Does your family toast with eggnog before Christmas dinner? Or do your family/friends meet for a cocktail at the local pub while the turkey is cooking? The traditional family get-together may be located somewhere you associate with your drug of choice. Let’s face it, you love them, but families can push every button. This is the year to set boundaries and enjoy the holidays on your terms. You might feel “left out” or lonely if you have to bow out of a family gathering that feels too risky. Fill the time with a long walk or a movie – something you love to do.

6. Plan Your Answers to Inquiring Minds

Miss Manners says it best. “The gracious manner of declining food or drink is, “No, thank you,” and the gracious, not to say decent, the response is to let it go at that.” If you are nervous about what to say when someone asks if you’d like an alcoholic drink this sober holiday season, don’t be. It is no one’s business but yours why you requested club soda. If you feel more comfortable saying you are the designated driver or a person in long-term recovery, fine.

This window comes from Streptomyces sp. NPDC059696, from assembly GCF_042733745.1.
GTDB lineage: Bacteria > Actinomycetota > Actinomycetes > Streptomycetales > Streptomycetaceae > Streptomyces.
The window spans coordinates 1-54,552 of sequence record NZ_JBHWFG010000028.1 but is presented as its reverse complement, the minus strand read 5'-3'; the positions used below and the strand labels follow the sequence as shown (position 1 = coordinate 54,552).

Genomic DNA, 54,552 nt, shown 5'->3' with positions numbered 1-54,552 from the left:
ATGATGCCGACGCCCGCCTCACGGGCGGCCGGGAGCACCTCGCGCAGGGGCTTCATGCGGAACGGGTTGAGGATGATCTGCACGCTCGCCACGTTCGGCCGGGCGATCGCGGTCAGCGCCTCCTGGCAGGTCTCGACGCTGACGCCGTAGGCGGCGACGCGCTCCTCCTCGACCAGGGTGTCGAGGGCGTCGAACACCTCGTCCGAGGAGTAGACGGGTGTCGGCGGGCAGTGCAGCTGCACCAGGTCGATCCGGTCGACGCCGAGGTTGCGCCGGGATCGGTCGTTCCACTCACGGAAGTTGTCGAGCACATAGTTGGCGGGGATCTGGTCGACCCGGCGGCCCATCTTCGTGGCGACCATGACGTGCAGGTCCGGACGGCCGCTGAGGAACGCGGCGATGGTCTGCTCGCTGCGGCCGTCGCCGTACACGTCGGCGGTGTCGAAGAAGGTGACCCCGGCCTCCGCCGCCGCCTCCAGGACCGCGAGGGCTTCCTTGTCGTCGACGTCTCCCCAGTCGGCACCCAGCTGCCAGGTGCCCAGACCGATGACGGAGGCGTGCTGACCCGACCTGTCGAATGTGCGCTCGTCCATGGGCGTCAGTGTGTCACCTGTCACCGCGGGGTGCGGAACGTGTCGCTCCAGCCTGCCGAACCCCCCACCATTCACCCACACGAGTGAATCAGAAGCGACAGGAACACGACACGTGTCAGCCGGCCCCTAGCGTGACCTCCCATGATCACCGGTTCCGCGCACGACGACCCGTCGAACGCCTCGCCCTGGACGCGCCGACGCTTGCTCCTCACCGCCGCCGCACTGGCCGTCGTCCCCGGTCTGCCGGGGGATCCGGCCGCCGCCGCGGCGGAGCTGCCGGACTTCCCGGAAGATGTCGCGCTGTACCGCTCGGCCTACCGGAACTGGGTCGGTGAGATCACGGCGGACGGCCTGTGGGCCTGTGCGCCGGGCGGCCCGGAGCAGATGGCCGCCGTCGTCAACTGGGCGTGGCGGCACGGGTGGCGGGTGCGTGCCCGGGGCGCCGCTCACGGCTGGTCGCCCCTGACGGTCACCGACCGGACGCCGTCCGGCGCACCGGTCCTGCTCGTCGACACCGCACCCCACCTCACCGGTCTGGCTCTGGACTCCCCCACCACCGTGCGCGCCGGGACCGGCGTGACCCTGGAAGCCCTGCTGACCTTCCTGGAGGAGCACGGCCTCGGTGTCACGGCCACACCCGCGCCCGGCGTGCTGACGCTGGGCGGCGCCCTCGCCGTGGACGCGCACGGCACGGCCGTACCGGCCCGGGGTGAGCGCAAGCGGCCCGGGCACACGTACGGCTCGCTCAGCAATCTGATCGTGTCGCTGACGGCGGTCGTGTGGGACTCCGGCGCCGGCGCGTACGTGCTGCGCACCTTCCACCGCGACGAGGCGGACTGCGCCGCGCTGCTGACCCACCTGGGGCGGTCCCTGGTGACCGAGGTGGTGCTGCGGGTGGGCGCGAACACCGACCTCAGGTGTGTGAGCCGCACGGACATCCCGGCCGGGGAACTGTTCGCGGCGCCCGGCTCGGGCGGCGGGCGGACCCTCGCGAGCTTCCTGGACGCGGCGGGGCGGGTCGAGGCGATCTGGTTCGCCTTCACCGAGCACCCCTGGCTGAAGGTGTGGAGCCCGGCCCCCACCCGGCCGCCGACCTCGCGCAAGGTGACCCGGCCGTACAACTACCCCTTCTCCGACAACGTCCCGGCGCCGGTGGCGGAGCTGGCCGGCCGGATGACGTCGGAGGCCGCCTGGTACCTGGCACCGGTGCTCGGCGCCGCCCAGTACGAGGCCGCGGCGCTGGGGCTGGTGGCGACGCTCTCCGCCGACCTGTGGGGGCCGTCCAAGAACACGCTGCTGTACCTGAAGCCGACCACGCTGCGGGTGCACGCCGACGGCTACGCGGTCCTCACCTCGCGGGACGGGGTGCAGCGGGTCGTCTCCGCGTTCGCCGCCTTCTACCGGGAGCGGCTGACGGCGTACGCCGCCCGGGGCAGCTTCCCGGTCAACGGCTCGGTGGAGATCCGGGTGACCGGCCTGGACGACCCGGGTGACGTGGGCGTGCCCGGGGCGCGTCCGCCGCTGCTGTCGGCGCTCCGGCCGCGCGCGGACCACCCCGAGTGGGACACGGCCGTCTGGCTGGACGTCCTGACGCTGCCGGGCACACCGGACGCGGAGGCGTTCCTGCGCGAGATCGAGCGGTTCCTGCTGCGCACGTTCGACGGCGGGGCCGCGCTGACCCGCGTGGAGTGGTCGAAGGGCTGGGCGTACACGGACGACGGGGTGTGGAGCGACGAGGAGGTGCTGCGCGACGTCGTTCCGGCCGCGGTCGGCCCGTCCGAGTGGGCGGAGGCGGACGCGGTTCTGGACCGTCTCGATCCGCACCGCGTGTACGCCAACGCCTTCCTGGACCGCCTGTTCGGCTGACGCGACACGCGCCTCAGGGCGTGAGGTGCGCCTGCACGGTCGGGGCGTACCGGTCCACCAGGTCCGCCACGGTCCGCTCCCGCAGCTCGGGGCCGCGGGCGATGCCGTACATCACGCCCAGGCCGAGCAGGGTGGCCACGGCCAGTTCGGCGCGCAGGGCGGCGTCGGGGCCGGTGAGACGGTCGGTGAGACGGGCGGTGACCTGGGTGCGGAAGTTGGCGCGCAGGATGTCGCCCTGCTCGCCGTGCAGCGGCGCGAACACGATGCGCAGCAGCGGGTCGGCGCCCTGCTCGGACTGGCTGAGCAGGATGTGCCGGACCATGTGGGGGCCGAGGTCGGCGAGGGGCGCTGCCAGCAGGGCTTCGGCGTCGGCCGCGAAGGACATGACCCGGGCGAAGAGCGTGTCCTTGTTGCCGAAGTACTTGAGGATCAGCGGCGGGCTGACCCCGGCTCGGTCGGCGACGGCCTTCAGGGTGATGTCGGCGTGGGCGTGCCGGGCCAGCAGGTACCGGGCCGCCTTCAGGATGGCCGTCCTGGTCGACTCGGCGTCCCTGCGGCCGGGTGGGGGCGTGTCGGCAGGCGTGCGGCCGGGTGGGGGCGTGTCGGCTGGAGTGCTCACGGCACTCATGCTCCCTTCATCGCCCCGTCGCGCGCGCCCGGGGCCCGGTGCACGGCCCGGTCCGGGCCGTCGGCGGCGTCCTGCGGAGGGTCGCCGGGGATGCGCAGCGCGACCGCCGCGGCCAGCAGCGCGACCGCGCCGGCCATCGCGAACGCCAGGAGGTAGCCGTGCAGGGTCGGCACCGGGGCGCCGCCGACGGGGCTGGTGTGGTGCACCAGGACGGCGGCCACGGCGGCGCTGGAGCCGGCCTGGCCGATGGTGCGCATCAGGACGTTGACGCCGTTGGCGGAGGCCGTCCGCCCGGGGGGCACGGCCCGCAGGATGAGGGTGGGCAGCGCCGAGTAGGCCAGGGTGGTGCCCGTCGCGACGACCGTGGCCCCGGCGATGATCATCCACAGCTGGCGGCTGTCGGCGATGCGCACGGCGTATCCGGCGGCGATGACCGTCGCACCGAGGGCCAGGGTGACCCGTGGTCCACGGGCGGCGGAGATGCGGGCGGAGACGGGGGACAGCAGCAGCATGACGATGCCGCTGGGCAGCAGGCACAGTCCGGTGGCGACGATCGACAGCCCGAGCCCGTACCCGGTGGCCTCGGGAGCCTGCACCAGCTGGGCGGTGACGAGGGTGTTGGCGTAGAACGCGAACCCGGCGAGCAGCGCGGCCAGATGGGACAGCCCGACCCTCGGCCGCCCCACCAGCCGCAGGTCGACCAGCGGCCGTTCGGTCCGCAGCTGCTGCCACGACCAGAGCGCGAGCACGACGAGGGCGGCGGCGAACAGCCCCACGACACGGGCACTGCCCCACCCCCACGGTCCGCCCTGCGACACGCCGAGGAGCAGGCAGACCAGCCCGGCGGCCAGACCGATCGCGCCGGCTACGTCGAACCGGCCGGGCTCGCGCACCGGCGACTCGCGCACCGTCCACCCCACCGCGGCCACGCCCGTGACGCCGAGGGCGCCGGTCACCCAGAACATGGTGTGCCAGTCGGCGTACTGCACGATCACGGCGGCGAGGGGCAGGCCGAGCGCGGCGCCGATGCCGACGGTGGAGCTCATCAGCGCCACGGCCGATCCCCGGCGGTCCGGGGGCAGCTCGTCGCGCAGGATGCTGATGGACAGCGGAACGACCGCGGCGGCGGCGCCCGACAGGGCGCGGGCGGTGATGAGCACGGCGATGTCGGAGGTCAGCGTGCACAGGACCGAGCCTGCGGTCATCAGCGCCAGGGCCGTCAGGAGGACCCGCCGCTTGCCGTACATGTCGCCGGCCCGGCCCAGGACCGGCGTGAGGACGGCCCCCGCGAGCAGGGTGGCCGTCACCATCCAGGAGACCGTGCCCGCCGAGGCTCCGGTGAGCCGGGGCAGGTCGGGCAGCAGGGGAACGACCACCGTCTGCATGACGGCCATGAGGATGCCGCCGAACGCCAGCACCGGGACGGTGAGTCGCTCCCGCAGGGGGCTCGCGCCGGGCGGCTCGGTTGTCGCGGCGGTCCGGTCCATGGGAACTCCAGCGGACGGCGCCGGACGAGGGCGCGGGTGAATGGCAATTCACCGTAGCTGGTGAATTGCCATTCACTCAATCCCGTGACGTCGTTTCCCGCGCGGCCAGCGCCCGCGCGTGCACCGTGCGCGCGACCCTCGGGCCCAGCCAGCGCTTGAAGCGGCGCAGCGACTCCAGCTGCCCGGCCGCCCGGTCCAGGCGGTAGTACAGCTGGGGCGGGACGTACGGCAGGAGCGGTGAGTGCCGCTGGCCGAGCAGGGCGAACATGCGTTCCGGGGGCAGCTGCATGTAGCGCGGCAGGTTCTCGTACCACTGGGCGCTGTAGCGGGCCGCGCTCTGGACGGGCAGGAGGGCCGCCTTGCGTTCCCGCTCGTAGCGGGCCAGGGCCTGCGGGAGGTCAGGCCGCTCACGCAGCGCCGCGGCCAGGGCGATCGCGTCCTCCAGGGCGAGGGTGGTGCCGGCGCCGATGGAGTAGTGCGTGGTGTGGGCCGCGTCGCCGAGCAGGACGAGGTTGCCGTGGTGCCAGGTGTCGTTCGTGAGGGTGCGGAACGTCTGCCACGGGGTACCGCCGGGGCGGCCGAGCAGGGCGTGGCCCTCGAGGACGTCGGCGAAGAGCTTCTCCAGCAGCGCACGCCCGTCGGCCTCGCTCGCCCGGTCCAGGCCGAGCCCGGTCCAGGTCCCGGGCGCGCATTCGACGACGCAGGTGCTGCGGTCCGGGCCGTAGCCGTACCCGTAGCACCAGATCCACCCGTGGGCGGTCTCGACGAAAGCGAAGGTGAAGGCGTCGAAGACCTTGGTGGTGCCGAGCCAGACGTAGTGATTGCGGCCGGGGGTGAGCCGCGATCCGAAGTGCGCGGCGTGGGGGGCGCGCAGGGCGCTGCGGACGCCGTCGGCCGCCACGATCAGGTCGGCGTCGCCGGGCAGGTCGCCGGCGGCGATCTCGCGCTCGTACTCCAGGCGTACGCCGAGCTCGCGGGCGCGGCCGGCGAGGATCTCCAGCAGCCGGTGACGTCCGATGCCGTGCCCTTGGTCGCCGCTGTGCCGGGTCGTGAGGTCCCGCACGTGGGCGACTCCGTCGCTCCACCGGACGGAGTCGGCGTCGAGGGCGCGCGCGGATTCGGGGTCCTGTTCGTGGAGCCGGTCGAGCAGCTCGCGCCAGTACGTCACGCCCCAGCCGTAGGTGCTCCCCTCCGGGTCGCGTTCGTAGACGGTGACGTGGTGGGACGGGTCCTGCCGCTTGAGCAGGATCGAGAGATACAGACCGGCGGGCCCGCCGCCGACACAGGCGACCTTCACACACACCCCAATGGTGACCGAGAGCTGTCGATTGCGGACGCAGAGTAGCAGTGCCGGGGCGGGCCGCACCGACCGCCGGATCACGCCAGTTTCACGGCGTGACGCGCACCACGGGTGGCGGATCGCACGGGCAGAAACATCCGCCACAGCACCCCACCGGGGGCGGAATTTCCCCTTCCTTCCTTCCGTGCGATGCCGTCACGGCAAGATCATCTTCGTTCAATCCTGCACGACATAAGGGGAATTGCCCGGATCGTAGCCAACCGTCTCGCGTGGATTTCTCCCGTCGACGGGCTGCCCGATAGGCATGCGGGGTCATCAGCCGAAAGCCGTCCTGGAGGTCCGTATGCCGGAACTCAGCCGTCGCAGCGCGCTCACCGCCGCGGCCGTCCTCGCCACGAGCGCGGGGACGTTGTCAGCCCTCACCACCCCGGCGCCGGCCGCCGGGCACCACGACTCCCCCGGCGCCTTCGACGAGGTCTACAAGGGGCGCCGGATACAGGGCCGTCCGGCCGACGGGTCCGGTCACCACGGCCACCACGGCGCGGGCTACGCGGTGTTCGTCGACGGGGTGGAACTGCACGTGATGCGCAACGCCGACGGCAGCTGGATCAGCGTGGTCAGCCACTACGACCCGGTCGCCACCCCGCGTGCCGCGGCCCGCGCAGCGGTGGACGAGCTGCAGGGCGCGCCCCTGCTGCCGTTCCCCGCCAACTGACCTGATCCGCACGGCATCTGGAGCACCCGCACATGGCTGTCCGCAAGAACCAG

7. Address PAWS and SAD

Recovery during the holidays can be tough. And if you experience Seasonal Affect Disorder (SAD) when the weather gets bleak, acknowledge that fact. Get the proper professional help. Post-acute withdrawal syndrome (PAWS) is a group of symptoms resulting from abstinence from addictive chemicals. If you’re new to recovery, PAWS can impact sleep, concentration, coordination, memory, and emotional reactions. Healthy food, a regular schedule, and loved ones who are educated about the disease of addiction are key to managing PAWS during the sober holiday season.

8. Maintain Your Recovery Routine

This is important. There are so many demands on your time during the holidays you might be tempted to miss a 12-step meeting, relapse prevention class, or cancel your recovery hike. But the best thing you can do is to keep on a schedule, maintain connectedness and foster your recovery routine. The holidays come but once a year. Quit pushing yourself. It’s unrealistic to expect to soldier through every trying moment. Instead, ask for extra support. Plan ahead. Do what you’re able and leave the rest.

9. Therapeutic Alliance or Addiction Treatment